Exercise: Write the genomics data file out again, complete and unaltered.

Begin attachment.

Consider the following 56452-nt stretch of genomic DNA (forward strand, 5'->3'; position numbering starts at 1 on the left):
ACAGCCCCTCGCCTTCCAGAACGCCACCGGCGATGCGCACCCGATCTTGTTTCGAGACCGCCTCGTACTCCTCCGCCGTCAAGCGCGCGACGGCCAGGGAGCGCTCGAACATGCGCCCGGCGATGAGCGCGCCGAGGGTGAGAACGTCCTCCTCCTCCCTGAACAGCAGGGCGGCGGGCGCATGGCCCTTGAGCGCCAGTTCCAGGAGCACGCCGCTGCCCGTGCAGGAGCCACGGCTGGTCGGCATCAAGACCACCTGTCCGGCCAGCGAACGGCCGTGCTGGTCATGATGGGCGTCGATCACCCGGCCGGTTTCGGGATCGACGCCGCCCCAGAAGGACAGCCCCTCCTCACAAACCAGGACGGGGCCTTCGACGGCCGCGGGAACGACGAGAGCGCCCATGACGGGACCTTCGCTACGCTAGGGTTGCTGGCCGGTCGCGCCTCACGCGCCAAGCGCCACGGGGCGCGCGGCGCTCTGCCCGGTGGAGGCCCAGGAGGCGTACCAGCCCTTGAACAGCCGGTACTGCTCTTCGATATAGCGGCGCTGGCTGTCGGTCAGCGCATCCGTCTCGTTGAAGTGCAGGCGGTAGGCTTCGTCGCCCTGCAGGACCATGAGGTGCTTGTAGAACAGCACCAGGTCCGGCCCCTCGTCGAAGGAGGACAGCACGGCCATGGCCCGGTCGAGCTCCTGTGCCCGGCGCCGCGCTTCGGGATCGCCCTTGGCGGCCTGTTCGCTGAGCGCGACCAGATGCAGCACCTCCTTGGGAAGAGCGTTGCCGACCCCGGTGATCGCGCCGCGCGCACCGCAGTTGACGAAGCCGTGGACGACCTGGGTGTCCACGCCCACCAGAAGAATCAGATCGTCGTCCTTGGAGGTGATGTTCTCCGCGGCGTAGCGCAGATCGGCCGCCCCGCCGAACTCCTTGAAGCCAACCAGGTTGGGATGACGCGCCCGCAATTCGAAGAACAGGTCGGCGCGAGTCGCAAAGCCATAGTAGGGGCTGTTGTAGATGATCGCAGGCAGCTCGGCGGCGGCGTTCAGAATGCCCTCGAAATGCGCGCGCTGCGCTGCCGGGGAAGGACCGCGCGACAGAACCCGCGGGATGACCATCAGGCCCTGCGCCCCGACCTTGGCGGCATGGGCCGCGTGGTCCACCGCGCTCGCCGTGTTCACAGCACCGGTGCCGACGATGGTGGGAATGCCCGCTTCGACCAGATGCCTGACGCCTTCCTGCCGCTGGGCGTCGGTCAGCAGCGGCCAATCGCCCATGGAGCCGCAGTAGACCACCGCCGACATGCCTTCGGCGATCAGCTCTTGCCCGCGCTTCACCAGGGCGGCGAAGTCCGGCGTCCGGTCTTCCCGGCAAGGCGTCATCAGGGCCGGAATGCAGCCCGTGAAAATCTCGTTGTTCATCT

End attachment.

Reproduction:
Consider the following 56452-nt stretch of genomic DNA (forward strand, 5'->3'; position numbering starts at 1 on the left):
ACAGCCCCTCGCCTTCCAGAACGCCACCGGCGATGCGCACCCGATCTTGTTTCGAGACCGCCTCGTACTCCTCCGCCGTCAAGCGCGCGACGGCCAGGGAGCGCTCGAACATGCGCCCGGCGATGAGCGCGCCGAGGGTGAGAACGTCCTCCTCCTCCCTGAACAGCAGGGCGGCGGGCGCATGGCCCTTGAGCGCCAGTTCCAGGAGCACGCCGCTGCCCGTGCAGGAGCCACGGCTGGTCGGCATCAAGACCACCTGTCCGGCCAGCGAACGGCCGTGCTGGTCATGATGGGCGTCGATCACCCGGCCGGTTTCGGGATCGACGCCGCCCCAGAAGGACAGCCCCTCCTCACAAACCAGGACGGGGCCTTCGACGGCCGCGGGAACGACGAGAGCGCCCATGACGGGACCTTCGCTACGCTAGGGTTGCTGGCCGGTCGCGCCTCACGCGCCAAGCGCCACGGGGCGCGCGGCGCTCTGCCCGGTGGAGGCCCAGGAGGCGTACCAGCCCTTGAACAGCCGGTACTGCTCTTCGATATAGCGGCGCTGGCTGTCGGTCAGCGCATCCGTCTCGTTGAAGTGCAGGCGGTAGGCTTCGTCGCCCTGCAGGACCATGAGGTGCTTGTAGAACAGCACCAGGTCCGGCCCCTCGTCGAAGGAGGACAGCACGGCCATGGCCCGGTCGAGCTCCTGTGCCCGGCGCCGCGCTTCGGGATCGCCCTTGGCGGCCTGTTCGCTGAGCGCGACCAGATGCAGCACCTCCTTGGGAAGAGCGTTGCCGACCCCGGTGATCGCGCCGCGCGCACCGCAGTTGACGAAGCCGTGGACGACCTGGGTGTCCACGCCCACCAGAAGAATCAGATCGTCGTCCTTGGAGGTGATGTTCTCCGCGGCGTAGCGCAGATCGGCCGCCCCGCCGAACTCCTTGAAGCCAACCAGGTTGGGATGACGCGCCCGCAATTCGAAGAACAGGTCGGCGCGAGTCGCAAAGCCATAGTAGGGGCTGTTGTAGATGATCGCAGGCAGCTCGGCGGCGGCGTTCAGAATGCCCTCGAAATGCGCGCGCTGCGCTGCCGGGGAAGGACCGCGCGACAGAACCCGCGGGATGACCATCAGGCCCTGCGCCCCGACCTTGGCGGCATGGGCCGCGTGGTCCACCGCGCTCGCCGTGTTCACAGCACCGGTGCCGACGATGGTGGGAATGCCCGCTTCGACCAGATGCCTGACGCCTTCCTGCCGCTGGGCGTCGGTCAGCAGCGGCCAATCGCCCATGGAGCCGCAGTAGACCACCGCCGACATGCCTTCGGCGATCAGCTCTTGCCCGCGCTTCACCAGGGCGGCGAAGTCCGGCGTCCGGTCTTCCCGGCAAGGCGTCATCAGGGCCGGAATGCAGCCCGTGAAAATCTCGTTGTTCATCT